Thursday, March 5, 2009
Thursday, 5 March '09: An interview from Manor to Cottage
Some time ago Willow, the Lady of the Manor and blogger supreme, kindly agreed to interview me. At last, here is our conversation, from Manor to Cottage.
1 How did you come about living in your lovely Thatchwick cottage? Does it have any particular history associated with it?
My family and I moved to Pretoria from Namibia in 1987 - my late husband and I took up new lecturing positions at the University of South Africa (UNISA). We settled happily in a suburb to the east of Pretoria named The Willows; in a modern red brick house within walking distance of the girls' schools. When the chicks began to leave the nest, Richard and I opted to move closer to our workplace. This time practicalities were thrown to the winds and we decided to look for the house we had always dreamt of: old, charming and with a thatch roof. An ad in the Real Estate column in the local paper led us to Thatchwick (already named). It was simple to find - we had passed the high, curved walls of the property time and again on our way to work. But Thatchwick is hidden from view by the walls and the enormous, old trees that fill the lush garden. Opening the gate, running up the path, Richard and I both knew the lovely old house with its soft grey thatch roof, long, cool pillared veranda, its round rooms and wooden sash windows was our forever home. The house was empty, neglected; the negotitions with a seller who was overseas were nerve-racking. Everyday on my way to work, I stopped the car at the gate and prayed silently that the house would become ours. At last, it did.
Sadly I don't know too much about its history. I keep meaning to do the research and then life comes in between. I estimate the house dates back to the 1930's. It originally consisted of four round rooms (rondavels), a kitchen and a central room (now my study) constructed in typical African style each with its own individual thatch roof. A later owner raised the walls and constructed a single thatch roof over the original rooms. I surmise he put a roof over the back veranda to build the sitting room and added the sun room later. The round walls of the bedrooms and dining room create a warm, intimate atmosphere and to eat, sleep and move under the canopy of sweet smelling thatch grass is unique.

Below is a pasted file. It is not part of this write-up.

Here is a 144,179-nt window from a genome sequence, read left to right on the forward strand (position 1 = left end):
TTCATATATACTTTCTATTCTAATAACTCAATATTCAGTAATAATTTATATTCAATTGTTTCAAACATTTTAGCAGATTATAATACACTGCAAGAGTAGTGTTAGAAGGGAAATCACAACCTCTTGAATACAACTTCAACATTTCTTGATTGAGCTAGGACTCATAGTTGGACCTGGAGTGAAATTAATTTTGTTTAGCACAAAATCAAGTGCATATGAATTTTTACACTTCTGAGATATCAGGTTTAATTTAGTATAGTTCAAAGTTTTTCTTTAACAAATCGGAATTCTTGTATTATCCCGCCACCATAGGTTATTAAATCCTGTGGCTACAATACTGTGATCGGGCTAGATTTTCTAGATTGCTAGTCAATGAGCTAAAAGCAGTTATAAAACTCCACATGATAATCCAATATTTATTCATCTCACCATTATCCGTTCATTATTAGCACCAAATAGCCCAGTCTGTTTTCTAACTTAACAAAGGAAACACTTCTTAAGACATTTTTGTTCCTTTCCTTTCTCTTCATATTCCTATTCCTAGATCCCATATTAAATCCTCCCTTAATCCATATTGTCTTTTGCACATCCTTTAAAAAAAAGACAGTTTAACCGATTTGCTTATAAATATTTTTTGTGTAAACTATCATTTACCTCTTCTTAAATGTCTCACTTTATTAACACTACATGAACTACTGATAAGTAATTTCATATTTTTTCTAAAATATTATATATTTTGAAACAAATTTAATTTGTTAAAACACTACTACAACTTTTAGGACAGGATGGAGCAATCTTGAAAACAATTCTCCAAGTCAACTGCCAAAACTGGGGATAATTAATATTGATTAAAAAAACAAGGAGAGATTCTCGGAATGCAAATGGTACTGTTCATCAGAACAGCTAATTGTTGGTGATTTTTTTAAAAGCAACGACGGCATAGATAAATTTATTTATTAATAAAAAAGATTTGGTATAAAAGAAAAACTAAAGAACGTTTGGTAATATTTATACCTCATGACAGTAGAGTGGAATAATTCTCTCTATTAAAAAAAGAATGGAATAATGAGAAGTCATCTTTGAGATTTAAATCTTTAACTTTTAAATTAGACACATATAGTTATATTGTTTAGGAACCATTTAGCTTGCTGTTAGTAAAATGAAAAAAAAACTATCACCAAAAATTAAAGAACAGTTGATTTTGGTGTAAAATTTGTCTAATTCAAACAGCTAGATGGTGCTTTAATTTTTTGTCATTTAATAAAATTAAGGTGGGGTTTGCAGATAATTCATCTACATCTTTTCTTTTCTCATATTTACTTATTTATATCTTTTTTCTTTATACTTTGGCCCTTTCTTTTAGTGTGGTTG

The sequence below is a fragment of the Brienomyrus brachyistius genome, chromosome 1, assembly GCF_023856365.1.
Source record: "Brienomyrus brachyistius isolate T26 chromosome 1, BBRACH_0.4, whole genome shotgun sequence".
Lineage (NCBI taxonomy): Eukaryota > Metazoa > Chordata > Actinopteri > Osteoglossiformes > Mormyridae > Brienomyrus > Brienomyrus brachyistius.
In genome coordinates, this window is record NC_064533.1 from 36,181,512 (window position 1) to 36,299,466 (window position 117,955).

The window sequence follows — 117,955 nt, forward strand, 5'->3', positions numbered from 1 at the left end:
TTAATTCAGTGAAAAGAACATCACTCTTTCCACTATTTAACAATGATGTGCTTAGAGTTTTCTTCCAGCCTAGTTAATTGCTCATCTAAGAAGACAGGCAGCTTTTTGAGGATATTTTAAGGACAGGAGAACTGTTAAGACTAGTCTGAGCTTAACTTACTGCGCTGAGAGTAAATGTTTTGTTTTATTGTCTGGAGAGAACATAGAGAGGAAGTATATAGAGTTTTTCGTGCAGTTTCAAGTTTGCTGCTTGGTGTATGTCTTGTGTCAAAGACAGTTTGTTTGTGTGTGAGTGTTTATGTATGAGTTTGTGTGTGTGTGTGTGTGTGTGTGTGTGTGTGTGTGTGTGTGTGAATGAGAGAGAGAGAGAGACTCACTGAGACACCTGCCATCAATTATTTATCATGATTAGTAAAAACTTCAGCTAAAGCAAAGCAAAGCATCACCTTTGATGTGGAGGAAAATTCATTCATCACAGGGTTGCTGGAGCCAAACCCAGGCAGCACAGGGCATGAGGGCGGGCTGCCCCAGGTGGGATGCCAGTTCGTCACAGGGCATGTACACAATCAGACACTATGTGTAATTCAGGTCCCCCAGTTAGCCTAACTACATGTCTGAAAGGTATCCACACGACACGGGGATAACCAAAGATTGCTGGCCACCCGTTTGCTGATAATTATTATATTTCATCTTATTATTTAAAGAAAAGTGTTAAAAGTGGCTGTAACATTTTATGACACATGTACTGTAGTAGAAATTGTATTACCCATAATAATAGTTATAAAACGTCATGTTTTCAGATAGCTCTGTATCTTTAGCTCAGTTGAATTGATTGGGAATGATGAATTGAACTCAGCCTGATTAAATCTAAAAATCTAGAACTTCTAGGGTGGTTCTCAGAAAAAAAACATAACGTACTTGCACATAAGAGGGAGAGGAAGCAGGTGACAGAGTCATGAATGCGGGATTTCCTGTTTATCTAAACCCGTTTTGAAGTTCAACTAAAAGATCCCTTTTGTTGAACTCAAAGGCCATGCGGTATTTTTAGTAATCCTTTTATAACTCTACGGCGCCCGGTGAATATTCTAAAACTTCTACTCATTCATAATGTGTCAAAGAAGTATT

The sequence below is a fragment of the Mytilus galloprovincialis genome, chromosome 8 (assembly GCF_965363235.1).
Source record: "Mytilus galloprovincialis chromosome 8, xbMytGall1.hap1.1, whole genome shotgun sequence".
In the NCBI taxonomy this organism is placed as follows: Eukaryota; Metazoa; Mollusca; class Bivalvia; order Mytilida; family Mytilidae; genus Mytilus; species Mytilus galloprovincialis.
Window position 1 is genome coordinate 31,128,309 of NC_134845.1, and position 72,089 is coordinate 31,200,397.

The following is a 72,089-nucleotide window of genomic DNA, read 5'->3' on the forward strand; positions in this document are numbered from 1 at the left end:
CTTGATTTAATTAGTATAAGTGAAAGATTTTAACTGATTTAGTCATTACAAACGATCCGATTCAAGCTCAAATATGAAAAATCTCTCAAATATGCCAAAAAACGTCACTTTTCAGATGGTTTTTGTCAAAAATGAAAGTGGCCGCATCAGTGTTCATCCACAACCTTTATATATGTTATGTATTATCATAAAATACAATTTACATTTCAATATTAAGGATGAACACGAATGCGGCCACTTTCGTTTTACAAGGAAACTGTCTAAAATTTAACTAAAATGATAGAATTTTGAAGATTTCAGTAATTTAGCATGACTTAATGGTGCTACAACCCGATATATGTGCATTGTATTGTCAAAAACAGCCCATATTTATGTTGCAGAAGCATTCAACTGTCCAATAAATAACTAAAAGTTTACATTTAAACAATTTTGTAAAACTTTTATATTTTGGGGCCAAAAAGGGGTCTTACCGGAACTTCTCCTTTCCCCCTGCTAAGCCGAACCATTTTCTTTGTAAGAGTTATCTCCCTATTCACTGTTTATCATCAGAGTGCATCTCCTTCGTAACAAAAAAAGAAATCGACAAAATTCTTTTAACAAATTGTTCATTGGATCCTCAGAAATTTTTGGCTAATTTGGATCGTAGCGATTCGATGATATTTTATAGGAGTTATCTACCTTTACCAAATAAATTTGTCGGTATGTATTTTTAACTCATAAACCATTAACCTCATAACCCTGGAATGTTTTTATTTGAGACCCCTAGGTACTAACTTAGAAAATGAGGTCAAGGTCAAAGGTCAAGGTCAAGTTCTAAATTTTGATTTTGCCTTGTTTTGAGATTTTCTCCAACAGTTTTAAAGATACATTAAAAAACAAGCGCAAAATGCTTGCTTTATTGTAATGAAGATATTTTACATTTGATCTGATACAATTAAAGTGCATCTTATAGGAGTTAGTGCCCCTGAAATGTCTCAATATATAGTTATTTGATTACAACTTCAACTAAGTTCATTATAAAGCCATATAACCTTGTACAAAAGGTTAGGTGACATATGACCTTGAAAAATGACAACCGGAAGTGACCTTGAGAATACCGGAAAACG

2 What would I consider my greatest achievement?
Mmm, an honest and rather pretentious answer is obtaining my Doctor of Education. I was a 'old' student who only returned to studies when I was 34 years old - a mom, wife and full time teacher. I completed three postgraduate degrees in five years while I sewed ballet costumes, organised birthday parties, made sarmies for school breaks and taught full time. So the day I walked across the stage in Unisa's great hall in my crimson gown to be capped was a mighty proud one.
3 Apart from your loved ones, what is your most treasured possession? My photo albums. The rest of my possessions are replaceable; the memories captured on film, not.
4 Which historical figure would you most like to have dinner with and why? The Bard and I shall implore Will to recite Sonnet 116: "Let me not to the marriage of true minds..."
5 Before blogging what, if any,was your main mode of personal expression? Scribbling scraps of inspiration in a black book...writing for academic journals...embroidery and quilting...giving talks for various audiences....and talking!
Now if any of you, dear and interesting friends, would like to be interviewed this time by me, here are the instructions.
Leave me a comment saying interview me.
I will respond by emailing you five questions of my own.
You will include the explanation, post your interview and offer to interview someone else in the same post.